It's not the first time the band's shows have gotten out of hand. Henry, while softly spoken out of the spotlight, performs like a man possessed when he's in it: eyes wide-open, Joker-like smile spread across his face. To watch him is to realize just how uncommon it is, in 2017, to witness someone carve out a wholly singular onstage persona. Little wonder streams of glitter-daubed disciples have started turning up to the gigs wearing masks of his face. "A lot of things do happen at our gigs which are very unplanned," he admits. "It's nice when we do regional shows and people come dressed in our aesthetic. There was a kid in Leeds who got his hair cut to look like me. That was good. I do feel like there's a bit of a community burgeoning around us."

Perhaps a lot of it comes from the fact that none of HMLTD are originally from London. Meeting at various parties south of the river, they are, like most great groups, a band of outsiders. Achilleas is Greek; Duke, Parisian; Henry, "most recently living in Devon, in the countryside" — a sight that is almost entirely impossible to imagine. "I certainly knew that I wanted to be in a band and London was the only place I knew where it was guaranteed that I'd be able to do it," he continues. "Everywhere else there's obviously a chance, but in London I knew. It just gives you so much room to blossom" ("a good thing if you want to write," adds Achilleas).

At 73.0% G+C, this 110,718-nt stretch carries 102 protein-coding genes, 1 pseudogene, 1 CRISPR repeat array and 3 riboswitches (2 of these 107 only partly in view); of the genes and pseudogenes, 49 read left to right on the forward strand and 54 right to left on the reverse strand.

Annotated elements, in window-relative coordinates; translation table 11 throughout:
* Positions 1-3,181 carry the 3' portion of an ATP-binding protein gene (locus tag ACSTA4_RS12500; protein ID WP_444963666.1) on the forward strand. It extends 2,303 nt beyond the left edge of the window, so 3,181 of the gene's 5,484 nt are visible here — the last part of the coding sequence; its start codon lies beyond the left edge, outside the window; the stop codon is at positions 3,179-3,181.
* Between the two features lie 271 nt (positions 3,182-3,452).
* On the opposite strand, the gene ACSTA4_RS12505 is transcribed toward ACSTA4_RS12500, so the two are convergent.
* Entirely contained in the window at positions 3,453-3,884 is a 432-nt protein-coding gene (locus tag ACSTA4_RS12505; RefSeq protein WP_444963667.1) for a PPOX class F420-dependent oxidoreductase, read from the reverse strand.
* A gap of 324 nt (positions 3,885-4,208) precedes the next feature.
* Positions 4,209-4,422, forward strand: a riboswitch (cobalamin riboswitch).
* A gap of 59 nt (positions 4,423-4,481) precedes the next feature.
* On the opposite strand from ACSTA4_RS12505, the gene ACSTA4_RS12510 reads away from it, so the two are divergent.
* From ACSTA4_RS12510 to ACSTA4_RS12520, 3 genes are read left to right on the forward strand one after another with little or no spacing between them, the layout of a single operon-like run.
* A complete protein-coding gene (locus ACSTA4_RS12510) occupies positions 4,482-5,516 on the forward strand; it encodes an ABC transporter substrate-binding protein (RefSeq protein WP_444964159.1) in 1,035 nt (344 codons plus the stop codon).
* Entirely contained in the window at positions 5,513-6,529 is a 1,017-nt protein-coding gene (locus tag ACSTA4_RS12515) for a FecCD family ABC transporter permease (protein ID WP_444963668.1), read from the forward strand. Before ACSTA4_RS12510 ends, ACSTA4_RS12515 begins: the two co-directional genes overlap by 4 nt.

Read: Charles Jeffrey LOVERBOY and the importance of doing things your own way.

Duke wears top McQ. Trousers and belt model's own. 

So far, that writing has culminated in two released songs: the coolly restrained/unrestrained glamour of "Is This What You Wanted" and the Death Grips's sampling stomp of "Stained". The latter of which came accompanied with possibly one of the most unhinged videos we've ever seen (think the last days of the Roman Empire — if the last days of the Roman Empire took place at a fucking good party in Dalston's Vogue Fabrics). "We've moved to our own studio. We needed somewhere we could focus not just on music, but on the wider project as a whole," Henry confirms. "We intend to expand beyond music. Moving towards a more complete artwork, which incorporates lots of other mediums. The music is obviously the integral part of the project, but it doesn't stand-alone. It exists as part of a wider context."